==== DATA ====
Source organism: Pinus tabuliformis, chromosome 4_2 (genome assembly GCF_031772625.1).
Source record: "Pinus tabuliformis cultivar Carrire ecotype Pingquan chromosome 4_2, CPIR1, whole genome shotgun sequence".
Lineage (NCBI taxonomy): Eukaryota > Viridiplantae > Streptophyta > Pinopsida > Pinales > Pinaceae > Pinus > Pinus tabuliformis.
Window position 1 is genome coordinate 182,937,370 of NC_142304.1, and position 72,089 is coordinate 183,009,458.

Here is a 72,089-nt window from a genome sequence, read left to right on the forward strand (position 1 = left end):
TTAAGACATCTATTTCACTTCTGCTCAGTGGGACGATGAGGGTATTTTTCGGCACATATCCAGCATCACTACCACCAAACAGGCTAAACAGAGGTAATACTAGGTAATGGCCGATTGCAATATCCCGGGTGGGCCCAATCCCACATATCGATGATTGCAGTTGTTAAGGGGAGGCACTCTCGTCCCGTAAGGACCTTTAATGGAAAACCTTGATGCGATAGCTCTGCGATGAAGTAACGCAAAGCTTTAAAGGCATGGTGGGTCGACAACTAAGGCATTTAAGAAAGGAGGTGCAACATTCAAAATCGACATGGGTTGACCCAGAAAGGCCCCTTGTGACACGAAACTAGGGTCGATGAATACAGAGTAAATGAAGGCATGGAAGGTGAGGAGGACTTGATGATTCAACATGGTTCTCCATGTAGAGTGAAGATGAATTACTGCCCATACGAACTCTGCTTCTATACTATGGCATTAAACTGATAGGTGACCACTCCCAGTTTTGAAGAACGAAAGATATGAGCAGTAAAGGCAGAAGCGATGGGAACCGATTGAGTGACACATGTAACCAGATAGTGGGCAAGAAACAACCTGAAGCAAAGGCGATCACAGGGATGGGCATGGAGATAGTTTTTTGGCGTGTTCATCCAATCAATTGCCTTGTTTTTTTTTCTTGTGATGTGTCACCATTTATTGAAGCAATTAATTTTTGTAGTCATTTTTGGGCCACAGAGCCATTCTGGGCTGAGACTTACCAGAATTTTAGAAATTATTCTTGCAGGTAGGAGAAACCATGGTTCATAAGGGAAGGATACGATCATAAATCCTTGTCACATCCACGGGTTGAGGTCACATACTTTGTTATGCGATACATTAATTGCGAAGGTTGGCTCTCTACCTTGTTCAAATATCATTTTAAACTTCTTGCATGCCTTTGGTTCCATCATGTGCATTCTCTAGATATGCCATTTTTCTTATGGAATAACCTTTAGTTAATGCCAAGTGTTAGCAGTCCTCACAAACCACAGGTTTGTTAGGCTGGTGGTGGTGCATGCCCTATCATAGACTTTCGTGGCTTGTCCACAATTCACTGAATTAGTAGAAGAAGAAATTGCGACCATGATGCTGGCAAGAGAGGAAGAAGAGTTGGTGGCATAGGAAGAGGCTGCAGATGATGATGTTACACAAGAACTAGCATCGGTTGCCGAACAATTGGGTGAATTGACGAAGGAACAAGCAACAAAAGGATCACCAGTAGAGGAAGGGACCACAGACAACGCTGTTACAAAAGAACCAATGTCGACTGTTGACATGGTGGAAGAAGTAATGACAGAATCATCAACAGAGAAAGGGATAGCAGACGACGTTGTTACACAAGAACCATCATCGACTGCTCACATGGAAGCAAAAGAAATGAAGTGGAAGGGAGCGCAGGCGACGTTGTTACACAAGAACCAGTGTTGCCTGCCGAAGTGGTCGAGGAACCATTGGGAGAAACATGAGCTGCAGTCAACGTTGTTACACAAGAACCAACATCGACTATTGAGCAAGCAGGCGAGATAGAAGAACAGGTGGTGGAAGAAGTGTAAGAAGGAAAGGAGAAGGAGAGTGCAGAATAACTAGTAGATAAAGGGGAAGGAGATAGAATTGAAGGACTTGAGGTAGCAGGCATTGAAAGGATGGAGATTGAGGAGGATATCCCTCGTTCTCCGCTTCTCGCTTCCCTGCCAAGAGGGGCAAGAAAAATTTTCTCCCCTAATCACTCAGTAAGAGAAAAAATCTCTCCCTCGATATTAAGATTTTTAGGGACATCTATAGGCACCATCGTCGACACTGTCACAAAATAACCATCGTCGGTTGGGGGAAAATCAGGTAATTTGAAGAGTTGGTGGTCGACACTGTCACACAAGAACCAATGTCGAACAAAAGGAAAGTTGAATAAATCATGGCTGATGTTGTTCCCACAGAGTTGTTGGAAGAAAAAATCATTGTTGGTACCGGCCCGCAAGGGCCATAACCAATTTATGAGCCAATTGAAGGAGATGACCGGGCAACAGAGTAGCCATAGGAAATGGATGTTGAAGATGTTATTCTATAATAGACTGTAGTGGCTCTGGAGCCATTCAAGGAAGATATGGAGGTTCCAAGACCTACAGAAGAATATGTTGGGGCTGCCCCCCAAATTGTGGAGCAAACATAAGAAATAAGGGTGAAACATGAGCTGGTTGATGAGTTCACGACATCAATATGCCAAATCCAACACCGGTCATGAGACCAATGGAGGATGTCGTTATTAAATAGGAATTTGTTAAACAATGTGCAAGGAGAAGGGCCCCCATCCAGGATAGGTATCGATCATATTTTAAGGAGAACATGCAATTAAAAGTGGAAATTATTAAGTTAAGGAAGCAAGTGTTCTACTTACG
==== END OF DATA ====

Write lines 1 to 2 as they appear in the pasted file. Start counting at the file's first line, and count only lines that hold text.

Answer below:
Source organism: Pinus tabuliformis, chromosome 4_2 (genome assembly GCF_031772625.1).
Source record: "Pinus tabuliformis cultivar Carrire ecotype Pingquan chromosome 4_2, CPIR1, whole genome shotgun sequence".